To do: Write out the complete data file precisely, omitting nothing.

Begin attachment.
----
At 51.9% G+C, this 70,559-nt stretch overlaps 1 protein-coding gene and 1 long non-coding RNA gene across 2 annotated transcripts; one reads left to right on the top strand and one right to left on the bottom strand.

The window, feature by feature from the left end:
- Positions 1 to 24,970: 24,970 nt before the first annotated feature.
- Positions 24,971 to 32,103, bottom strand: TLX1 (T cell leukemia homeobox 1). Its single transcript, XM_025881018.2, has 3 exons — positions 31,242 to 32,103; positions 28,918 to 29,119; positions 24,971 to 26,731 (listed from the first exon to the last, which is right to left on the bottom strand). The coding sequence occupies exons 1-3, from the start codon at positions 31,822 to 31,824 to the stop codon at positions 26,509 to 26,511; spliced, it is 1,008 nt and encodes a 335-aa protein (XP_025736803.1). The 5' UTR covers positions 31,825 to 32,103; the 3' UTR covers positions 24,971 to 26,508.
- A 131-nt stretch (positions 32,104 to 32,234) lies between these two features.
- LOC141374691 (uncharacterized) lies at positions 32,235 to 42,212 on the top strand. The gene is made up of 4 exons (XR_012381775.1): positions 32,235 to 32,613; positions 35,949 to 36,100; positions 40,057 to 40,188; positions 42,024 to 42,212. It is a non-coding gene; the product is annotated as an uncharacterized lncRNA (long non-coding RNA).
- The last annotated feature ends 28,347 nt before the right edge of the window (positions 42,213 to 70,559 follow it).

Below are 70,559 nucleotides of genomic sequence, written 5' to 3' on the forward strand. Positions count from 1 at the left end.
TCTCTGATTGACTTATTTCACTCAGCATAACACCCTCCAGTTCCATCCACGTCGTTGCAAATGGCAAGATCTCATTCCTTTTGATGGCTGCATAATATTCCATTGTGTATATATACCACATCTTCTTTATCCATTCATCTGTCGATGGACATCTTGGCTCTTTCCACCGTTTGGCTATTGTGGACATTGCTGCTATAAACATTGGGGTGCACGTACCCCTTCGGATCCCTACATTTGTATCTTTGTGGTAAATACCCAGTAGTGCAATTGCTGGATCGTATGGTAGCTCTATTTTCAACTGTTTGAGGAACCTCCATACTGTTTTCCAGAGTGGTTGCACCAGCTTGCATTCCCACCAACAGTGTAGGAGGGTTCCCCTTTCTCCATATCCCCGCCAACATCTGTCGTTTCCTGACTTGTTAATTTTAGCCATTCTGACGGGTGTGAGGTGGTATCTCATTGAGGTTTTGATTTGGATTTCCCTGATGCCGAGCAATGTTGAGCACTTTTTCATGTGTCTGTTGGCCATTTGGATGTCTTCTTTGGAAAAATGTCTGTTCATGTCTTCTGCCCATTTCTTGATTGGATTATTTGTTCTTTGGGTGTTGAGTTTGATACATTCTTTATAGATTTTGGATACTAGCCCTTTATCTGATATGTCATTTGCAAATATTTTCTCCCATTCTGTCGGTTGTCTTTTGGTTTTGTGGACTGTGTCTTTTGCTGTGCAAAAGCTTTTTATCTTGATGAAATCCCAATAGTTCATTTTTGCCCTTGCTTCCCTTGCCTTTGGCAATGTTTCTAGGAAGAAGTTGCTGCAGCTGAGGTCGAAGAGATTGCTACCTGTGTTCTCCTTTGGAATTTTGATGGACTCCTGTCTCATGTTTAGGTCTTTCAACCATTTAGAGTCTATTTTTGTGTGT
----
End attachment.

At 51.9% G+C, this 70,559-nt stretch overlaps 1 protein-coding gene and 1 long non-coding RNA gene across 2 annotated transcripts; one reads left to right on the top strand and one right to left on the bottom strand.

The window, feature by feature from the left end:
- Positions 1 to 24,970: 24,970 nt before the first annotated feature.
- Positions 24,971 to 32,103, bottom strand: TLX1 (T cell leukemia homeobox 1). Its single transcript, XM_025881018.2, has 3 exons — positions 31,242 to 32,103; positions 28,918 to 29,119; positions 24,971 to 26,731 (listed from the first exon to the last, which is right to left on the bottom strand). The coding sequence occupies exons 1-3, from the start codon at positions 31,822 to 31,824 to the stop codon at positions 26,509 to 26,511; spliced, it is 1,008 nt and encodes a 335-aa protein (XP_025736803.1). The 5' UTR covers positions 31,825 to 32,103; the 3' UTR covers positions 24,971 to 26,508.
- A 131-nt stretch (positions 32,104 to 32,234) lies between these two features.
- LOC141374691 (uncharacterized) lies at positions 32,235 to 42,212 on the top strand. The gene is made up of 4 exons (XR_012381775.1): positions 32,235 to 32,613; positions 35,949 to 36,100; positions 40,057 to 40,188; positions 42,024 to 42,212. It is a non-coding gene; the product is annotated as an uncharacterized lncRNA (long non-coding RNA).
- The last annotated feature ends 28,347 nt before the right edge of the window (positions 42,213 to 70,559 follow it).

Below are 70,559 nucleotides of genomic sequence, written 5' to 3' on the forward strand. Positions count from 1 at the left end.
TCTCTGATTGACTTATTTCACTCAGCATAACACCCTCCAGTTCCATCCACGTCGTTGCAAATGGCAAGATCTCATTCCTTTTGATGGCTGCATAATATTCCATTGTGTATATATACCACATCTTCTTTATCCATTCATCTGTCGATGGACATCTTGGCTCTTTCCACCGTTTGGCTATTGTGGACATTGCTGCTATAAACATTGGGGTGCACGTACCCCTTCGGATCCCTACATTTGTATCTTTGTGGTAAATACCCAGTAGTGCAATTGCTGGATCGTATGGTAGCTCTATTTTCAACTGTTTGAGGAACCTCCATACTGTTTTCCAGAGTGGTTGCACCAGCTTGCATTCCCACCAACAGTGTAGGAGGGTTCCCCTTTCTCCATATCCCCGCCAACATCTGTCGTTTCCTGACTTGTTAATTTTAGCCATTCTGACGGGTGTGAGGTGGTATCTCATTGAGGTTTTGATTTGGATTTCCCTGATGCCGAGCAATGTTGAGCACTTTTTCATGTGTCTGTTGGCCATTTGGATGTCTTCTTTGGAAAAATGTCTGTTCATGTCTTCTGCCCATTTCTTGATTGGATTATTTGTTCTTTGGGTGTTGAGTTTGATACATTCTTTATAGATTTTGGATACTAGCCCTTTATCTGATATGTCATTTGCAAATATTTTCTCCCATTCTGTCGGTTGTCTTTTGGTTTTGTGGACTGTGTCTTTTGCTGTGCAAAAGCTTTTTATCTTGATGAAATCCCAATAGTTCATTTTTGCCCTTGCTTCCCTTGCCTTTGGCAATGTTTCTAGGAAGAAGTTGCTGCAGCTGAGGTCGAAGAGATTGCTACCTGTGTTCTCCTTTGGAATTTTGATGGACTCCTGTCTCATGTTTAGGTCTTTCAACCATTTAGAGTCTATTTTTGTGTGT